Rebella Accountancy | 507 E. First Street, Suite A | Tustin, CA 92780 | Phone: 714-619-0667 | Fax: 714-544-0236




Monica Rebella, CPA

Rebella Accountancy


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Other Articles

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Feature Articles

- 2011 year-end tax planning for individuals in a changing landscape
- 2011 year-end tax planning for businesses: bonus depreciation, expensing, and more available
- Washington debates raising taxes on higher-income taxpayers to cut deficit, fund jobs program
- Using fringe benefits as an income substitute during the economic downturn
- The Saver's Credit: An underused retirement savings benefit
- October 2011 Compliance Calendar

How Do I?

- Compute a 'substantial equal periodic payment?
- Obtain an appraisal for a noncash charitable contribution?
- Compute gain in a like-kind exchange when some cash is received?
- Deduct a contribution of clothing or a household item under the new rules?

Frequently Asked Questions

- Are Social Security survivor benefits received by children taxable income?
- When is the best time of year to contribute to an IRA?
- How does a 60-day loan from an IRA work?
- What if I owe taxes and can't pay the full amount?
- How does the new sales tax deduction for vehicle purchases work?
- How much proof is enough, when contributing used clothing to charity?


How much proof is enough, when contributing used clothing to charity?


You may have done some spring (or fall) cleaning and found that you have a lot of clothes that you no longer wear or want, and would like to donate to charity.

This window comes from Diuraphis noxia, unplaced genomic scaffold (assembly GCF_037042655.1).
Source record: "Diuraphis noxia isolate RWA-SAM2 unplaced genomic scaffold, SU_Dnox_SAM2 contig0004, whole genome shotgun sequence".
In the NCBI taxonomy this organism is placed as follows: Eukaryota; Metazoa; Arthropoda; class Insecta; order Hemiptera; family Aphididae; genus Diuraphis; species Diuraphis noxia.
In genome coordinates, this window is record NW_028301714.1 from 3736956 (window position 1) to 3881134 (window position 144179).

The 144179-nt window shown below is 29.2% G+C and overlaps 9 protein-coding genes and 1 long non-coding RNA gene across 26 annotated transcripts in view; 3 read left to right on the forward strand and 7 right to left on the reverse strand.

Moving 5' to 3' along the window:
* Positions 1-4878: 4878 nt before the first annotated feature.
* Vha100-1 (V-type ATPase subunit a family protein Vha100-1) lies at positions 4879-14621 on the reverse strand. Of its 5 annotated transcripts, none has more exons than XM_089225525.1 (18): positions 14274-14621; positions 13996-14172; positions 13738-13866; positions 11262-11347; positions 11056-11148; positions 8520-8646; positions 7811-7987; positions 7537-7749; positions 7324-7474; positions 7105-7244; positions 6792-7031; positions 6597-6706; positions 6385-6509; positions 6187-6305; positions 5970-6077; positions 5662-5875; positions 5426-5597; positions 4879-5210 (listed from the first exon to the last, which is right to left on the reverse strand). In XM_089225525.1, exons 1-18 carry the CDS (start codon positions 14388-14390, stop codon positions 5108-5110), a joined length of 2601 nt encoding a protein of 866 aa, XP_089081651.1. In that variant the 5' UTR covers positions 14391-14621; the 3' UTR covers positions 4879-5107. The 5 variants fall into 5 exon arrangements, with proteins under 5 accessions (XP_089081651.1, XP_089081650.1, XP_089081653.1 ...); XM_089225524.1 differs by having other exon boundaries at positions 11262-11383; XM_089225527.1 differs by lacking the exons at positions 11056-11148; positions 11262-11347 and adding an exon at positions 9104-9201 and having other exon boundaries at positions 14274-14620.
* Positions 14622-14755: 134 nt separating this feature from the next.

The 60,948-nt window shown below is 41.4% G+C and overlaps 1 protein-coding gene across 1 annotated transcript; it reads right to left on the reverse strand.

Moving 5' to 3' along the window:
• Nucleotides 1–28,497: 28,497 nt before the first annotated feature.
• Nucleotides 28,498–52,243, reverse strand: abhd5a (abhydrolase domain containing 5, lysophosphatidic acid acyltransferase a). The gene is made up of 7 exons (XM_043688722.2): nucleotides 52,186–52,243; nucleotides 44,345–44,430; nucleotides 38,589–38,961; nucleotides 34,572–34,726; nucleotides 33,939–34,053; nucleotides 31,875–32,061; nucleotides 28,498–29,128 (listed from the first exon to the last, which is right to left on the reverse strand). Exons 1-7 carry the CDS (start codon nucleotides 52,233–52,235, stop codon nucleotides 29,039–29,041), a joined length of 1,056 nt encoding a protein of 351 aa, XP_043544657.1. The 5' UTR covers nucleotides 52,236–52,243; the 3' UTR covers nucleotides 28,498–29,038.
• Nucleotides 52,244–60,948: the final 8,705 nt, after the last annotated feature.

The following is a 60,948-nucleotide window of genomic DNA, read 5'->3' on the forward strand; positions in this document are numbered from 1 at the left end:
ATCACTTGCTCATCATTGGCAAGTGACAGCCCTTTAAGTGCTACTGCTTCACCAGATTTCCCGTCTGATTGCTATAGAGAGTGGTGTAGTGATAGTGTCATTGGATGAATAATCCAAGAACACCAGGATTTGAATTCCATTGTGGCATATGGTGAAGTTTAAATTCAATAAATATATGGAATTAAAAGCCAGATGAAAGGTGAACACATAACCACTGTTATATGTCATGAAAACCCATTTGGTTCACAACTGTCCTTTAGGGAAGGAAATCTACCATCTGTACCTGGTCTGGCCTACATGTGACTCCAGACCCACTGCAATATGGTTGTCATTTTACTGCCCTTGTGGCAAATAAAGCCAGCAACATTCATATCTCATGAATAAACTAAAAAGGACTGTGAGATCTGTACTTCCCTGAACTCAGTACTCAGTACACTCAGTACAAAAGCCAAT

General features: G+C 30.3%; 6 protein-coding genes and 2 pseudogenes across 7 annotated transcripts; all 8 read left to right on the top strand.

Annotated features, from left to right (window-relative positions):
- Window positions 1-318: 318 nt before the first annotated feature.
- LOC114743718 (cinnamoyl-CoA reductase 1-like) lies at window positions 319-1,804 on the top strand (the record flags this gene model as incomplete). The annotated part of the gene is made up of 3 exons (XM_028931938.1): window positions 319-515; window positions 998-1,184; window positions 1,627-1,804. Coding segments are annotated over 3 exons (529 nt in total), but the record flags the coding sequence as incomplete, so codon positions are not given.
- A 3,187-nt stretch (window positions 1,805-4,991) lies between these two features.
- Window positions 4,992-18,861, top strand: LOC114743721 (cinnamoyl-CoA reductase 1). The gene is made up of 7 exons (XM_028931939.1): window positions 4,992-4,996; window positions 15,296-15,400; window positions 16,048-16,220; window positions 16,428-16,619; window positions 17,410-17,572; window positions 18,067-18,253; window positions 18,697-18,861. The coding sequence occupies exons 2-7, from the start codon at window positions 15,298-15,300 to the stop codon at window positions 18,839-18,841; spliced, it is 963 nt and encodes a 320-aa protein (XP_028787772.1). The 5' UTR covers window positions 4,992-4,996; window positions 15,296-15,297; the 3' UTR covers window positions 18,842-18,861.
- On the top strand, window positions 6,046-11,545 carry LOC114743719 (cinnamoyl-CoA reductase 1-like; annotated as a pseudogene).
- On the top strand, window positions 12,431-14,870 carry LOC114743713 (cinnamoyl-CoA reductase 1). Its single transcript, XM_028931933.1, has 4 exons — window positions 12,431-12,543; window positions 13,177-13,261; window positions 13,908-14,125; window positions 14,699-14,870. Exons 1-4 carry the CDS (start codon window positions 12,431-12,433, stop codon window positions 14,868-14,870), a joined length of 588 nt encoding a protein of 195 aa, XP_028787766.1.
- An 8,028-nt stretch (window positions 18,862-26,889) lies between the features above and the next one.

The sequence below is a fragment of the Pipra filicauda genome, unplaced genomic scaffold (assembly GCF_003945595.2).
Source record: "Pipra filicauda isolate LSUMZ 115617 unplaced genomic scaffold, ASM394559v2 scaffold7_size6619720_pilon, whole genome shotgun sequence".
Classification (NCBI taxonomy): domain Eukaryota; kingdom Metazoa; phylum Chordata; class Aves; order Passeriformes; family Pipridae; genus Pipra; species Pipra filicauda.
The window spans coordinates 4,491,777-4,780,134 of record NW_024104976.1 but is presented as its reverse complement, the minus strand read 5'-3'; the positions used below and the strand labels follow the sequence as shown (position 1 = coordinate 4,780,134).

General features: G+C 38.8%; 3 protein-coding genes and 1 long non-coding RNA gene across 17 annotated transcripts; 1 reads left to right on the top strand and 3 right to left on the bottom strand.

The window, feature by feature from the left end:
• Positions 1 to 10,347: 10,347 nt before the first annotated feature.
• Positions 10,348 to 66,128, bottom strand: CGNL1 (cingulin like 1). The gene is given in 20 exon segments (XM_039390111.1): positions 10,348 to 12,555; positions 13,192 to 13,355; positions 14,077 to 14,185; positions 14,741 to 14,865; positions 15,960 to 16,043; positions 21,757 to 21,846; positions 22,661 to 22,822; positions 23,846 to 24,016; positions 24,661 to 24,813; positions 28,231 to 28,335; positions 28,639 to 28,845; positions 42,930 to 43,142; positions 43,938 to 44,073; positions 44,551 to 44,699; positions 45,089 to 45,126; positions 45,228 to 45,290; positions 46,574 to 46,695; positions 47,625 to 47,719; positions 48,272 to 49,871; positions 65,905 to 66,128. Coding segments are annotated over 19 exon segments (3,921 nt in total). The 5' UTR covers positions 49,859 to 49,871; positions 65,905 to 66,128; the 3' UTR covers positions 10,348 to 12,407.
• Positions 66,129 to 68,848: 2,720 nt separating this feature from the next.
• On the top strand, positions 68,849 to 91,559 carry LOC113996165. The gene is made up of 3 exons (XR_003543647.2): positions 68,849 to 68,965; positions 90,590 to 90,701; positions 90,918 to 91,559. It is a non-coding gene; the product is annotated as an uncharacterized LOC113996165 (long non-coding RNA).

Used clothing that you want to donate to charity and take a charitable deduction for, however, is subject to a few rules and requirements.


Under IRS guidelines, clothing, furniture, and other household items must be in good used condition or better, to be deductible. Shirts with stains or pants with frayed hems just won't cut it. Furthermore, if the item(s) of used clothing are not in good used condition or better, and you wish to deduct more than $500 for a single piece of clothing, the IRS requires a professional appraisal.


For donations of less than $250, you must obtain a receipt from the charity, reflecting the donor's name, date and location of the contribution, and a reasonably detailed description of the donation.


It is your responsibility to obtain this written acknowledgement of your donation.


Used clothing contributions worth more than $500


If you are deducting more than $500 with respect to one piece of used clothing you donate, you must file Form 8283, Noncash Charitable Contributions, with the IRS. For donated items of used clothing worth more than $500 each, you must attach a qualified appraisal report is to your tax return. The Form 8283 asks you to include information such as the date you acquired the item(s) and how you acquired the item(s) (for example, were the clothes a holiday gift or did you buy the items at the store).


Determining the fair market value of used clothing


You may also need to include the method you used to determine the value of the used clothing. According to the IRS, the valuation of used clothing does not necessarily lend itself to the use of fixed formulas or methods. Typically, the value of used clothing that you donate, is going to be much less than you when first paid for the item. A rule of thumb, is that for items such as used clothing, fair market value is generally the price at which buyers of used items pay for used clothing in consignment or thrift stores, such as the Salvation Army.